It's hard to believe that Celtic rock band Wolfstone have been around long enough for their lead singer to have a son with a music career of his own, but sure enough -- Kris Drever (son of Ivan Drever) has not only established himself as an in-demand session player, but is now also making quite a mark for himself as a solo artist. Black Water is as promising a debut album as has emerged from the British Isles in ten years. Some credit for its success is due to the all-star cast of guests who play (John McCusker, Andy Cutting, Ian Carr) and sing (Eddi Reader, Kate Rusby) alongside him. But mainly it comes down to his wise decision to keep the arrangements spare and crystalline, the better to show off both the dark beauty of these songs the reedy clarity of his voice -- not the whiny high tenor of too many Irish male singers, but a lean and strong high baritone that recalls Dick Gaughan in his prime. Two of the album's most powerful tracks are its first two: a gorgeous and regretful Sandy Wright composition called "Steel and Stone (Black Water)," and the equally lovely traditional song "Braw Sailin' on the Sea." Drever's voice loses a bit of its power on the otherwise fine "Green Grows the Laurel," and "Poor Man's Son" is played in a slightly weird and rather ill-advised pseudo-country style, but the album ends powerfully with two subdued and absolutely stunning numbers: "Navigator" and "Farewell to Fuineray." Very highly recommended.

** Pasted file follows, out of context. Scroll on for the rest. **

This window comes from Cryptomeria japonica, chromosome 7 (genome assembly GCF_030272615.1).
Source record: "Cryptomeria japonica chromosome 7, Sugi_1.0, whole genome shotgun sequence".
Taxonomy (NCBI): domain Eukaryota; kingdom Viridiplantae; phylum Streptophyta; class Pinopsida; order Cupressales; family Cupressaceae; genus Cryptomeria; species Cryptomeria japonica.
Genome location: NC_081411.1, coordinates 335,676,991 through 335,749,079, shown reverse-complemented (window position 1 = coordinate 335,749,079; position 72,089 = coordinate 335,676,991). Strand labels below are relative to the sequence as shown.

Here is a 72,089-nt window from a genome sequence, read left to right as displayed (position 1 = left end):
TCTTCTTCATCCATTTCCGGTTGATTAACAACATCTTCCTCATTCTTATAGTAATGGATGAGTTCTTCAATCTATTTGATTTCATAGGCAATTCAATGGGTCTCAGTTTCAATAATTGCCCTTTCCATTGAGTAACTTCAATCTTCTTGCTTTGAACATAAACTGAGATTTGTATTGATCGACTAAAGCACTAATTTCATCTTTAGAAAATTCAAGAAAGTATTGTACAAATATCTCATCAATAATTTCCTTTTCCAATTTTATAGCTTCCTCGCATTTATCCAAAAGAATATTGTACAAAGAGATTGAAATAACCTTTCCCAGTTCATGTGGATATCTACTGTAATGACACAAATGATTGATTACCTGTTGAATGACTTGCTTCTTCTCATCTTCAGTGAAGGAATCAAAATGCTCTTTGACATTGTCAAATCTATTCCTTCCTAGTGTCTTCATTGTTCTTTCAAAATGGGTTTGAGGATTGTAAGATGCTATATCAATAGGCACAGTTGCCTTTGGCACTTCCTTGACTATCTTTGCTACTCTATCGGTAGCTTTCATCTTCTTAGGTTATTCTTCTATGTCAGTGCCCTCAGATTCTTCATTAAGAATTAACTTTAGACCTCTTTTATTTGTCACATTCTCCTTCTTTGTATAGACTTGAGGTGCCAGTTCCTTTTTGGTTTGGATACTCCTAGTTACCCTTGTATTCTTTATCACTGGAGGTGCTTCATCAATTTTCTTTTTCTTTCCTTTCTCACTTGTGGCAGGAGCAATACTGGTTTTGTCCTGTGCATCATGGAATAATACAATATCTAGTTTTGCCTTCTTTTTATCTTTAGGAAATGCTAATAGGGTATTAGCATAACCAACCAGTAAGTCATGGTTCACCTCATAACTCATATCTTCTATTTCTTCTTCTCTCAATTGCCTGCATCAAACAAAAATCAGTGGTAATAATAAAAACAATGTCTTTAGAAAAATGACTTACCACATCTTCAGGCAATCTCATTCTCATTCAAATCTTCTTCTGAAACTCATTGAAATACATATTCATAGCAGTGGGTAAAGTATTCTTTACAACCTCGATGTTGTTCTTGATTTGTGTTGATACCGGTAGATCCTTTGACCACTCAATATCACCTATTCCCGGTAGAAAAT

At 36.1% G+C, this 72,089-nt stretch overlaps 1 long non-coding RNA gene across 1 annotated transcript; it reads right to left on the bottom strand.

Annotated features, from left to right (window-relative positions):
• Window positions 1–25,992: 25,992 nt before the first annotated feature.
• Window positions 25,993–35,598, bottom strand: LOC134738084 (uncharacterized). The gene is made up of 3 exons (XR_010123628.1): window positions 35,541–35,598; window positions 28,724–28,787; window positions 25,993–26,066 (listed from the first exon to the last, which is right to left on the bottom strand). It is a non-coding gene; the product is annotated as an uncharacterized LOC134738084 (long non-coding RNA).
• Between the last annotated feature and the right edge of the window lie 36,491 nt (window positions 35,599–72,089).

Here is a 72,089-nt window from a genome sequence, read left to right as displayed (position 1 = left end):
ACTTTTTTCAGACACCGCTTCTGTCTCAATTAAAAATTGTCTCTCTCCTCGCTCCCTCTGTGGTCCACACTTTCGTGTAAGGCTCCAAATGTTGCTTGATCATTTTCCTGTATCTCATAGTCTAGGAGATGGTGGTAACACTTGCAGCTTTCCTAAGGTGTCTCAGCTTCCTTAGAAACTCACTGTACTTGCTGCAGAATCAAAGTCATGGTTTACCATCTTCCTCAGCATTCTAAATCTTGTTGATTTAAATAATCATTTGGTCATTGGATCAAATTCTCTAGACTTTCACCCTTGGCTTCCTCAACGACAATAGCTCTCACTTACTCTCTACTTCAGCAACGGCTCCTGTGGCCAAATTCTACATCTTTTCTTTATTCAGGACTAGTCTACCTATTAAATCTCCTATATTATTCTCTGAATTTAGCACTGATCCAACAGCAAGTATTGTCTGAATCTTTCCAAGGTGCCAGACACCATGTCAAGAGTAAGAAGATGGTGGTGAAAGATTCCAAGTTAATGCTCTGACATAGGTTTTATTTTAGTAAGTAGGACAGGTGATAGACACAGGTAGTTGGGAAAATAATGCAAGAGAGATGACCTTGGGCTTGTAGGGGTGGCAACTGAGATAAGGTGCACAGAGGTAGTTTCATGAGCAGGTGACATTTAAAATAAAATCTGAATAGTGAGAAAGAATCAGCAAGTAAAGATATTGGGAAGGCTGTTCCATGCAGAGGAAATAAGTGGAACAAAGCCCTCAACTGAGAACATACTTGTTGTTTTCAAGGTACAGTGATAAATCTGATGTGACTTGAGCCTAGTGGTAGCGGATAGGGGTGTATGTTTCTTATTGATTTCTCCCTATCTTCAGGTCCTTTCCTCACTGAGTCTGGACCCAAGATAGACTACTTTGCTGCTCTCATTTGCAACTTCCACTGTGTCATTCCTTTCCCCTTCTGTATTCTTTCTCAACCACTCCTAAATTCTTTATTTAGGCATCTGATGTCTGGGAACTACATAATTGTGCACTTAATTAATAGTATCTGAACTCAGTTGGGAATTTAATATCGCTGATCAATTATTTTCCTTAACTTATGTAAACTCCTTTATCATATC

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AllMusic Review by Rick Anderson